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In the Event of a Government Shutdown

Repositories, databases, and other resources that can be used to access US federal government Information in the event of a shutdown.

Social Sciences Librarian

Aimee Slater's picture
Aimee Slater
Contact:
781-736-4673

Sometimes the Government shuts down...

Occasionally, federally elected officials fail to come to consensus on budgetary issues (sometimes for reasons having nothing to do with budgets), which forces the US Government to close for an unspecified amount of time until a compromise can be reached.

Once this happens, access to many websites, databases and reports sponsored and published by the Federal Government is turned off.  Some webpages will remain available, although without updates or maintenance during the time of the government's closure.  There are other organizations, however, including colleges and research institutions, that save valuable government resources in their repositories.  Here are some alternatives to government sites that can be used during this (or at any) time.  This list will be updated with relevant information during an active shutdown.

Please contact Aimee Slater with any questions or if you are looking for alternatives for a specific agency or department's information.

For Reports, Publications, Hearings and More

Congressional Research Service (CRS)

The CRS, a division of the Library of Congress, provides policy and legal analysis to representatives and senators in Congress.  CRS reports are renown for authoritative, objective, and non-partisan research but are not directly released to the public.  CRS reports are available in several online collections including:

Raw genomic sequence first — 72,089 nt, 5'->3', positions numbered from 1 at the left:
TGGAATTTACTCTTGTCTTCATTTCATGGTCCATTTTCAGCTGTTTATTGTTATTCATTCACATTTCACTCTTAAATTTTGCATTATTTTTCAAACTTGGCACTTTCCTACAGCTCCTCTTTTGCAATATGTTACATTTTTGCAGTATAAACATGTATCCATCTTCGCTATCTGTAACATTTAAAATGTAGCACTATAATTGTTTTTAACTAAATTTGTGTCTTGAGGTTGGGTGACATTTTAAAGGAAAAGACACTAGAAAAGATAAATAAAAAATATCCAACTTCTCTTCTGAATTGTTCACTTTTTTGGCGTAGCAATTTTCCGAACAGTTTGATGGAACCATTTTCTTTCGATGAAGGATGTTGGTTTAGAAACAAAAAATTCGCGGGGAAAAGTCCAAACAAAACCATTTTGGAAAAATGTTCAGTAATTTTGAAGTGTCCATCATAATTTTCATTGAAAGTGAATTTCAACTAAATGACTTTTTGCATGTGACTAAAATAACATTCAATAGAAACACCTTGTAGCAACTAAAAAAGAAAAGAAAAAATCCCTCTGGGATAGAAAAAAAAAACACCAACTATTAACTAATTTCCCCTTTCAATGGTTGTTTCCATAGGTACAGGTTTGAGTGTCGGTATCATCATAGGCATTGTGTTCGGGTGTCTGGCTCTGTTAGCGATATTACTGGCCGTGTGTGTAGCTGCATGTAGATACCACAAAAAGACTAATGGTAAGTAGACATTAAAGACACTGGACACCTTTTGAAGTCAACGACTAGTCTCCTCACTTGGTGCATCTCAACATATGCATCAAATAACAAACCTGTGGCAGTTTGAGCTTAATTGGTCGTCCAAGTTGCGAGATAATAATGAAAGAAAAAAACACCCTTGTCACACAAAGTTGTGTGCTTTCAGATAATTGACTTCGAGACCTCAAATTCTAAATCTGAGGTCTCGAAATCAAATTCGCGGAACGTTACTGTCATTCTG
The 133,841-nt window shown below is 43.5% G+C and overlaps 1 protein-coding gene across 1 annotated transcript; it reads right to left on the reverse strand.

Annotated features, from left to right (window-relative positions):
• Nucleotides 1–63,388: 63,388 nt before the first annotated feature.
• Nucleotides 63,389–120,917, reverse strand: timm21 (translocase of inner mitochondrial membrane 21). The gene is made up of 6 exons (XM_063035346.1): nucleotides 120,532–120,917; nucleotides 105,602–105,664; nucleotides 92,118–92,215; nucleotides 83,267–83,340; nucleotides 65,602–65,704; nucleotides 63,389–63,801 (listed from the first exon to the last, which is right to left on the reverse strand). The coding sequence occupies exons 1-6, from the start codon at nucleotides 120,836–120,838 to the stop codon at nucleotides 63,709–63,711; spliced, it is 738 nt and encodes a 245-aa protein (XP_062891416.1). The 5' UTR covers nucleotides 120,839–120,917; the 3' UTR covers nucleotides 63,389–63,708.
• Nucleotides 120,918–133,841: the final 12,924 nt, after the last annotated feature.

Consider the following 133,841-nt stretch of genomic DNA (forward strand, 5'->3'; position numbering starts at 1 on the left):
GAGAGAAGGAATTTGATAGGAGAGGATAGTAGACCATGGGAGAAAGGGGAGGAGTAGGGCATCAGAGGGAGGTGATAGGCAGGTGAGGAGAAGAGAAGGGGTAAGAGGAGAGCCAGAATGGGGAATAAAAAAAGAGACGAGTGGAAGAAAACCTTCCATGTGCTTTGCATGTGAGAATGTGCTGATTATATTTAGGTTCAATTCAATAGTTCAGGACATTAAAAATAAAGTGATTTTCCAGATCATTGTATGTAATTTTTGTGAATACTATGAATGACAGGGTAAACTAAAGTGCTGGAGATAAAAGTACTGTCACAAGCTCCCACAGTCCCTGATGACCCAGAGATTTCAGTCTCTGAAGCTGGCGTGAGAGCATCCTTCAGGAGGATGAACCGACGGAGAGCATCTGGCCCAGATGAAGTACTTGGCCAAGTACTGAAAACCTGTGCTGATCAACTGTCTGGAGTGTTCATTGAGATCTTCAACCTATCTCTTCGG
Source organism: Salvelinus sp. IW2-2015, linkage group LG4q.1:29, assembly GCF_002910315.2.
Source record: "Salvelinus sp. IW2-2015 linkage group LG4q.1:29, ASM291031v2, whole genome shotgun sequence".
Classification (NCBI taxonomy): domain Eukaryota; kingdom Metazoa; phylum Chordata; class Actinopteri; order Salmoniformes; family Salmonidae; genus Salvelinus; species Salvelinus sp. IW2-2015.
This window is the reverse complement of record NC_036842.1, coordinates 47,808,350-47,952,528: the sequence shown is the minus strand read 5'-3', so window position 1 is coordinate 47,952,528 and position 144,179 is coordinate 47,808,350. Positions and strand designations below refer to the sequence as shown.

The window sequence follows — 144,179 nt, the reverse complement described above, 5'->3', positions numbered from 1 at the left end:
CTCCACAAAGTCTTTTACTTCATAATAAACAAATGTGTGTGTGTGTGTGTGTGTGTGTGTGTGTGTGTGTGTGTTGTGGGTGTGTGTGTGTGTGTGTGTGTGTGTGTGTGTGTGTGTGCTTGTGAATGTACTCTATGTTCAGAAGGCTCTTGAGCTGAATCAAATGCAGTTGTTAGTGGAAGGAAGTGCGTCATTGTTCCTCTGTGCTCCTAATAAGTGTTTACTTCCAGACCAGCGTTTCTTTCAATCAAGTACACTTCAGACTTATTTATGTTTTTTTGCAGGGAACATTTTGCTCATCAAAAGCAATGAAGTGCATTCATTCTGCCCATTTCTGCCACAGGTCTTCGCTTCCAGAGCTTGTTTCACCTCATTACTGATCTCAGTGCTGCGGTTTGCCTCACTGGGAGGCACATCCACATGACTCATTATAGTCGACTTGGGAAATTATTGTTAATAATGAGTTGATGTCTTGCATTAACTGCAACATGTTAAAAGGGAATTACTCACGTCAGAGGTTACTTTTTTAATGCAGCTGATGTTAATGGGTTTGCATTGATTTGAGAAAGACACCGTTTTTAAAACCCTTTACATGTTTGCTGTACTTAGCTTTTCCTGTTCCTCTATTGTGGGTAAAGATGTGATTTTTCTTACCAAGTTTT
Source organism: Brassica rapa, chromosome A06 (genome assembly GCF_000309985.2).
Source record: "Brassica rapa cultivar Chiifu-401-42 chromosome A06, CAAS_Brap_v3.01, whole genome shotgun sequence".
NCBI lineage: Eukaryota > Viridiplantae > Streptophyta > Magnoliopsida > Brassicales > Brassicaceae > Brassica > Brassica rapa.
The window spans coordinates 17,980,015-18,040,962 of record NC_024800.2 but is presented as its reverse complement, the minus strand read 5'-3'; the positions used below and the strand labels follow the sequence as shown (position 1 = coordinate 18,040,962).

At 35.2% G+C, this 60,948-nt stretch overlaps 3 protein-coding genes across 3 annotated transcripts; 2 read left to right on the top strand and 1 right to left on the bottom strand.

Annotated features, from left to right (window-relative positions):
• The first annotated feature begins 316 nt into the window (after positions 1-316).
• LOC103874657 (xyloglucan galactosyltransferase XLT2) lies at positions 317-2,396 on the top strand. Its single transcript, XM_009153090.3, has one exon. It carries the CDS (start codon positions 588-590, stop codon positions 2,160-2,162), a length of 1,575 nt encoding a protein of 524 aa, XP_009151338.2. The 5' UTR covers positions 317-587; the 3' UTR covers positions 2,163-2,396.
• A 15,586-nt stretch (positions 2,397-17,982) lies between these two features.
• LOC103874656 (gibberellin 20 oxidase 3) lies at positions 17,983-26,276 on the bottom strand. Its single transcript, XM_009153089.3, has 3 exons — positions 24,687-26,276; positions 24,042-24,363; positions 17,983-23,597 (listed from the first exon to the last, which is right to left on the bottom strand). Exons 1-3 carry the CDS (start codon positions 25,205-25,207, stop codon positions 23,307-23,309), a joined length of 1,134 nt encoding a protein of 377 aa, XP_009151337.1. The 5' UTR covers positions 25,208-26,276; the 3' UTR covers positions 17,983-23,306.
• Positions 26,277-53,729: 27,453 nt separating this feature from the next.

Additional Resources

It can be difficult to separate fact from hype so here are some resources that can help you navigate the tricky landscape of political rhetoric.

FactCheck.org - nonpartisan, nonprofit “consumer advocate” for voters that aims to reduce the level of deception and confusion in U.S. politics. We monitor the factual accuracy of what is said by major U.S. political players in the form of TV ads, debates, speeches, interviews and news releases.

Fact Checker from the Washington Post -  The mission is to assess the statements of political figures regarding issues of great importance, be they national, international or local.

Project Vote Smart - Vote Smart's mission is to provide free, factual, unbiased information on candidates and elected officials to ALL Americans.

PolitiFact - PolitiFact is a project of the Tampa Bay Times and its partners to help you find the truth in politics.  Every day, reporters and researchers from PolitiFact and its partner news organizations examine statements by members of Congress, state legislators, governors, mayors, the president, cabinet secretaries, lobbyists, people who testify before Congress and anyone else who speaks up in American politics. PolitiFact also ranks consistency of message.

Congressional Report Card - Since 1995, our non-partisan Report Cards have provided information on the most important, and often under-reported, part of each United States Congress member's job: making "good" laws. Report Cards popular now.

Data & Statistics